1/2 to 4

π to 4

.1

Deep water

Transitional

1/20 to 1/2

π/10 to π

tanh (kd)

. kd

Shallow water

0 to 1/20

0 to π/10

(i) In deep water, tanh (kd) approaches unity, Equations II-1-7 and II-1-8 reduce to

(II-1-12)

'

2π

and Equation II-1-9 becomes

(II-1-13)

2π

(j) Although *deep water *actually occurs at an infinite depth, *tanh (kd)*, for most practical purposes,

approaches unity at a much smaller *d/L*. For a relative depth of one-half (i.e., when the depth is one-half the

wavelength), tanh (2π*d/L*) = 0.9964.

(k) When the relative depth *d/L *is greater than one-half, the wave characteristics are virtually

independent of depth. Deepwater conditions are indicated by the subscript *0 *as in *L*o and *C*o except that the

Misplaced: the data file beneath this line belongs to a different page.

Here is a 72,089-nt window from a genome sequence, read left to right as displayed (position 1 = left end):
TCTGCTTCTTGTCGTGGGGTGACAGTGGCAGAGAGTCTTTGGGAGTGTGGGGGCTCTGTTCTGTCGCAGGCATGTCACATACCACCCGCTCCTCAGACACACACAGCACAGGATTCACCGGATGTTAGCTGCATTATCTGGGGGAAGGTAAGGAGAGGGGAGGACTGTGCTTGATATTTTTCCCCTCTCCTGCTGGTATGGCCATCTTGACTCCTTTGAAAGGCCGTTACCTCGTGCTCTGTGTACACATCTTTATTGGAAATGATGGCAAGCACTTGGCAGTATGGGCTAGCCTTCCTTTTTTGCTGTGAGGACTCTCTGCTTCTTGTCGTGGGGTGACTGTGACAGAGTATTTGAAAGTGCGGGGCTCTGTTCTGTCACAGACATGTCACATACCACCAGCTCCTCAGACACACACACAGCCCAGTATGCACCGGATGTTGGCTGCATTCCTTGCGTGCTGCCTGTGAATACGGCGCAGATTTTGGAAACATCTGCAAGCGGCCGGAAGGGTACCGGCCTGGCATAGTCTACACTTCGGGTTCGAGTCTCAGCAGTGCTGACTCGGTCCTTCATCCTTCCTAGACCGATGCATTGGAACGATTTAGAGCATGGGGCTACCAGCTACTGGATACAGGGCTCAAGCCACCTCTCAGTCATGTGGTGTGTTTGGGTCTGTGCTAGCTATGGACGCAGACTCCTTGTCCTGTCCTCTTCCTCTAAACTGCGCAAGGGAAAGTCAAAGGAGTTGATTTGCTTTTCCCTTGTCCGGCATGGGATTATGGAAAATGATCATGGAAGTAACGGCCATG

period *T *remains constant and independent of depth for oscillatory waves, and therefore, the subscript for

wave period is omitted (Ippen 1966). In the SI system (System International or metric system of units) where

units of meters and seconds are used, the constant *g/2π *is equal to 1.56 m/s2 , and

9.8

(II-1-14)

'

2π

2π

and

9.8 2

(II-1-15)

'

2π

2π

(l) If units of feet and seconds are specified, the constant *g/2π *is equal to 5.12 ft/s2 , and

(II-1-16)

' 5.12 *T ft*/*s*

2π

and

' 5.12 *T * 2 ft

(II-1-17)

2π

(m) If Equations II-1-14 and II-1-15 are used to compute wave celerity when the relative depth is *d/L *=

0.25, the resulting error will be about 9 percent. It is evident that a relative depth of 0.5 is a satisfactory

boundary separating deepwater waves from waves in water of *transitional depth*. If a wave is traveling in

Equation II-1-8 and II-1-9 must be used when the relative depth is between 0.5 and 0.04.

II-1-8

Water Wave Mechanics

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